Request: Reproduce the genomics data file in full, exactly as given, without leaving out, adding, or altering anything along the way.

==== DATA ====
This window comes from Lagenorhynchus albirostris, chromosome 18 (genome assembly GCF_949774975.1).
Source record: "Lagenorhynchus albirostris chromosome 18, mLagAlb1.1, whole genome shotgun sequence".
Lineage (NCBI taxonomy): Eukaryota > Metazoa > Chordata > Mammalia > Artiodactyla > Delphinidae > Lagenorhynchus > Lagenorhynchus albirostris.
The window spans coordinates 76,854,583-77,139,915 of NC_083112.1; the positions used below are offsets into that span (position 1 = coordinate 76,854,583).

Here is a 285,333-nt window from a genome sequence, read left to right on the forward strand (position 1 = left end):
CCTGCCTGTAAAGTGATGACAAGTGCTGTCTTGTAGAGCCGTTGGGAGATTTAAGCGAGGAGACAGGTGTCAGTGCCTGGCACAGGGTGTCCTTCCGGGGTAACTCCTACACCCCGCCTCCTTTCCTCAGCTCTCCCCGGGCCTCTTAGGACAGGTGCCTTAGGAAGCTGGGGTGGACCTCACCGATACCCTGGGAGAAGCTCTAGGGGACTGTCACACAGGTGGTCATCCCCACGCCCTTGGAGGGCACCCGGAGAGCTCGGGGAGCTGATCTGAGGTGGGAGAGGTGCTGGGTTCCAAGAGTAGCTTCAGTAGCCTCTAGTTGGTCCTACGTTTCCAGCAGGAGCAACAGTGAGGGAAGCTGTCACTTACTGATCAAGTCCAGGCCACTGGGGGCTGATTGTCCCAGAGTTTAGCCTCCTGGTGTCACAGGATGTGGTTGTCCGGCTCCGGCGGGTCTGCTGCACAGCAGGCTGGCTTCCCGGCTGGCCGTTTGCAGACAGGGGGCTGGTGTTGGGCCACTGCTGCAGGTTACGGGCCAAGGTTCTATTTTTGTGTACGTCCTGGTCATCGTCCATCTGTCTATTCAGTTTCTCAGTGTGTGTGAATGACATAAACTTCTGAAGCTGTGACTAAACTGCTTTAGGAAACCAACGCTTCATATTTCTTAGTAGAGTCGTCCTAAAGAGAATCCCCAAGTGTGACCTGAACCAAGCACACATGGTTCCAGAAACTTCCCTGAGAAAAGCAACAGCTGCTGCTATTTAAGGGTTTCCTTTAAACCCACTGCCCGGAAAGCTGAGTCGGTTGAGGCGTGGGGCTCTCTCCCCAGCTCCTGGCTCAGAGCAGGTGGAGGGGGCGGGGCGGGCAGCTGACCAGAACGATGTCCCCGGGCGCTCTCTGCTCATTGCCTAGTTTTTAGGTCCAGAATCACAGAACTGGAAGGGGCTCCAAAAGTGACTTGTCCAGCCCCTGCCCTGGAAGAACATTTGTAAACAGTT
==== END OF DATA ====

This window comes from Lagenorhynchus albirostris, chromosome 18 (genome assembly GCF_949774975.1).
Source record: "Lagenorhynchus albirostris chromosome 18, mLagAlb1.1, whole genome shotgun sequence".
Lineage (NCBI taxonomy): Eukaryota > Metazoa > Chordata > Mammalia > Artiodactyla > Delphinidae > Lagenorhynchus > Lagenorhynchus albirostris.
The window spans coordinates 76,854,583-77,139,915 of NC_083112.1; the positions used below are offsets into that span (position 1 = coordinate 76,854,583).

Here is a 285,333-nt window from a genome sequence, read left to right on the forward strand (position 1 = left end):
CCTGCCTGTAAAGTGATGACAAGTGCTGTCTTGTAGAGCCGTTGGGAGATTTAAGCGAGGAGACAGGTGTCAGTGCCTGGCACAGGGTGTCCTTCCGGGGTAACTCCTACACCCCGCCTCCTTTCCTCAGCTCTCCCCGGGCCTCTTAGGACAGGTGCCTTAGGAAGCTGGGGTGGACCTCACCGATACCCTGGGAGAAGCTCTAGGGGACTGTCACACAGGTGGTCATCCCCACGCCCTTGGAGGGCACCCGGAGAGCTCGGGGAGCTGATCTGAGGTGGGAGAGGTGCTGGGTTCCAAGAGTAGCTTCAGTAGCCTCTAGTTGGTCCTACGTTTCCAGCAGGAGCAACAGTGAGGGAAGCTGTCACTTACTGATCAAGTCCAGGCCACTGGGGGCTGATTGTCCCAGAGTTTAGCCTCCTGGTGTCACAGGATGTGGTTGTCCGGCTCCGGCGGGTCTGCTGCACAGCAGGCTGGCTTCCCGGCTGGCCGTTTGCAGACAGGGGGCTGGTGTTGGGCCACTGCTGCAGGTTACGGGCCAAGGTTCTATTTTTGTGTACGTCCTGGTCATCGTCCATCTGTCTATTCAGTTTCTCAGTGTGTGTGAATGACATAAACTTCTGAAGCTGTGACTAAACTGCTTTAGGAAACCAACGCTTCATATTTCTTAGTAGAGTCGTCCTAAAGAGAATCCCCAAGTGTGACCTGAACCAAGCACACATGGTTCCAGAAACTTCCCTGAGAAAAGCAACAGCTGCTGCTATTTAAGGGTTTCCTTTAAACCCACTGCCCGGAAAGCTGAGTCGGTTGAGGCGTGGGGCTCTCTCCCCAGCTCCTGGCTCAGAGCAGGTGGAGGGGGCGGGGCGGGCAGCTGACCAGAACGATGTCCCCGGGCGCTCTCTGCTCATTGCCTAGTTTTTAGGTCCAGAATCACAGAACTGGAAGGGGCTCCAAAAGTGACTTGTCCAGCCCCTGCCCTGGAAGAACATTTGTAAACAGTT